Ingenuity, self-employed by NASA The Mars helicopter only had to complete five flights. But since its first historic flight in April 2021, the helicopter has flown 28 times and is preparing for the 29th. Depending on the dust levels and the schedule of the Perseverance rover, this flight could take place as early as the end of this week. But now Ingenuity faces a new challenge: it is unclear whether the helicopter will survive the next Martian winter, which begins in July.
Since one Martian year is equivalent to about two years on Earth and the helicopter is in the northern hemisphere, this is the first winter of Ingenuity. As the solstice approaches, the days get shorter and the nights get longer, and dust storms could be more frequent. All of this means less sunlight for solar panels mounted above the two 4-foot rotor blades of the helicopter. Dust from solar panels recently marked the end of NASA’s InSight Mars landing operations, and the effects of cold on electronics are believed to have played a major role in the end of the Opportunity and Spirit rover missions. March.
“We believe it can survive,” Dave Lavery, executive of NASA’s Ingenuity Mars helicopter program, told WIRED, but “every extra day is a gift.” JPL Ingenuity team leader Teddy Tzanetos recently wrote in a post on the NASA blog that “every single (Martian day) could be the last of Ingenuity.”
Last month, Ingenuity briefly lost contact with Earth due to a decrease in battery life, most of which is spent on heating. NASA re-established contact with Ingenuity after two days, but due to battery levels dropping below 70 percent and lower persistent temperatures, Ingenuity will suspend the use of on-board heaters at night to preserve energy during the four winter months. The heaters usually come into operation when the temperature drops below -5 Fahrenheit, a figure reduced to -40 after the battery power failure and the interruption of communications last month. Outside temperatures during the Martian winter can drop to -112 at night, increasing the likelihood of damage to electronics inside the helicopter.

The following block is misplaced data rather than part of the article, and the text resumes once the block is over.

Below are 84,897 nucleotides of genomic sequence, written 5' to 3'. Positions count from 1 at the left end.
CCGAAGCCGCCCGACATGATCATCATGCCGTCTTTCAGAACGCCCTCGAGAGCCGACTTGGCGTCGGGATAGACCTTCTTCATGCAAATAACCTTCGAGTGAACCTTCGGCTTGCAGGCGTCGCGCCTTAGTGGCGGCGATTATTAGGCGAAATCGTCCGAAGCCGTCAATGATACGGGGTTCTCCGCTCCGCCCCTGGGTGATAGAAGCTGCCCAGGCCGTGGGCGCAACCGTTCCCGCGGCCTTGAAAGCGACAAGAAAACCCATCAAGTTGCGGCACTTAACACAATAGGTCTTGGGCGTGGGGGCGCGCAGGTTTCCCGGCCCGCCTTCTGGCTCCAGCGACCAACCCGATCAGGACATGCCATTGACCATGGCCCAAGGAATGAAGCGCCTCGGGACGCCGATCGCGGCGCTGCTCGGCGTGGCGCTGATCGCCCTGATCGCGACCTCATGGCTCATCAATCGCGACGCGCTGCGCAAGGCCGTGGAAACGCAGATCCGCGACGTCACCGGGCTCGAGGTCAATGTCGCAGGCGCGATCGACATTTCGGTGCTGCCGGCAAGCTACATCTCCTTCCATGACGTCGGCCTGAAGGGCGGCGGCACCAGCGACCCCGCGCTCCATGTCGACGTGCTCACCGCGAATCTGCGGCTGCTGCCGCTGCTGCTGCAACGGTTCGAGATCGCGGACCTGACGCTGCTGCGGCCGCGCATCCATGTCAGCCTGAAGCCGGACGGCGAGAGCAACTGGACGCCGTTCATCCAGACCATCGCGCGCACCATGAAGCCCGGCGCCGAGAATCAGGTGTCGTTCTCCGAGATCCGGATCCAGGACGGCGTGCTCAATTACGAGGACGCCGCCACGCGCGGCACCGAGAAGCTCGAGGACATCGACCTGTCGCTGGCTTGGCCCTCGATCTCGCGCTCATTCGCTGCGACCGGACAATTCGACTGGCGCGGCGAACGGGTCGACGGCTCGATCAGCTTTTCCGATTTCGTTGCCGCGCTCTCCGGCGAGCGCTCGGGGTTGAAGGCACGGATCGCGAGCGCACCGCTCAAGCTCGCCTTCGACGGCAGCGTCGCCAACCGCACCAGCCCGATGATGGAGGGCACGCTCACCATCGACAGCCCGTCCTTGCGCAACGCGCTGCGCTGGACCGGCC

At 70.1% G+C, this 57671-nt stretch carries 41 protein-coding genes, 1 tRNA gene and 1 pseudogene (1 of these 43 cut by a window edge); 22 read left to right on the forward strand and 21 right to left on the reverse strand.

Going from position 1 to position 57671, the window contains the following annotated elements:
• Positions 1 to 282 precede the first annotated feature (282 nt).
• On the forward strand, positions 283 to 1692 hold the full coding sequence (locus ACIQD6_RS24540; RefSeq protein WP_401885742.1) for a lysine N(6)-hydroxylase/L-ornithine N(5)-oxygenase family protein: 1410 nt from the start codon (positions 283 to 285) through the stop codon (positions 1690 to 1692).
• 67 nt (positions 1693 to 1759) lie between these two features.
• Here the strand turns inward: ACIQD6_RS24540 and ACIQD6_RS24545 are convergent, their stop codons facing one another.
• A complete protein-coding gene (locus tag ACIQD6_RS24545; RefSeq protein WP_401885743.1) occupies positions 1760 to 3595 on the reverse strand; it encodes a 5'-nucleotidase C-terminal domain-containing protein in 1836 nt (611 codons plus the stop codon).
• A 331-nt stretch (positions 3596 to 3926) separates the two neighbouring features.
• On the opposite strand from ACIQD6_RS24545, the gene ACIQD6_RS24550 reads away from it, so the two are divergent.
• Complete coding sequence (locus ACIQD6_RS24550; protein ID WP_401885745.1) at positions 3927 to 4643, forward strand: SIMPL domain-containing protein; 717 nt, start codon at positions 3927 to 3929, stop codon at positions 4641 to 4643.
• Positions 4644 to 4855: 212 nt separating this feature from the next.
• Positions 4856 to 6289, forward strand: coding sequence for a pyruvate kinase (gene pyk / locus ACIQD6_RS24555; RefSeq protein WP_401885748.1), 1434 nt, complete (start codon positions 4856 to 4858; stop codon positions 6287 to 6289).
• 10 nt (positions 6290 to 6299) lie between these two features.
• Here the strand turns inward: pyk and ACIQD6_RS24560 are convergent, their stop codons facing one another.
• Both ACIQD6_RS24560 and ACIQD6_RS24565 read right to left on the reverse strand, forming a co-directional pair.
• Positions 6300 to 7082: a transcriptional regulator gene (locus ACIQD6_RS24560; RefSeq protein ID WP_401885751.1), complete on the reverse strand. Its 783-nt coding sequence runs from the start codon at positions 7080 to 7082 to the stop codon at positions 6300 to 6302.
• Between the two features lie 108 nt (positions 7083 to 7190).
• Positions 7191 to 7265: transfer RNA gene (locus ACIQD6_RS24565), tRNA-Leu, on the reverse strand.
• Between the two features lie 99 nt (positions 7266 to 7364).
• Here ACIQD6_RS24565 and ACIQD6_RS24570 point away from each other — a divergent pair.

On Monday, NASA announced the failure of a sensor, delaying flight 29 and demanding that NASA bind a piece of software and rely on another sensor to govern Ingenenuity’s navigation algorithms.
Dust storms are an X-factor. A study published in May by a team at the University of Houston examined data from NASA sensors for four Martian years and found that imbalances in solar energy and warm weather in the south they increase the likelihood of massive dust storms that could cover the entire planet. Spring and summer are known as storm seasons, but the likelihood of severe storms decreases as the north approaches the winter solstice, says University of Houston associate professor Liming Li. But there is a caveat: the study is global and does not take into account any particular region. Conditions may also be different in the craters than on the rest of the surface, and the helicopter is operating in the Jezero crater.
“It’s hard to say,” Li said when asked if there are more dust storms on the way. “It’s hard to give a clear picture of the radiation budget at Jezero Crater before it is actually measured.”
As Ingenuity stops normal flight activity, the team will focus on transferring data such as flight performance logs and high definition images from the last eight flights and making software updates. Based on a climate model, NASA expects solar energy levels to recover to a level that will allow normal activity to resume this fall. In September or October, if Ingenuity is able to regain the ability to heat its systems at night, it could resume regular flight operations, exploring potential locations for the Perseverance rover to store a collection of rock samples. and soil and explore what scientists believe he used to do. being a river delta within the Jezero crater.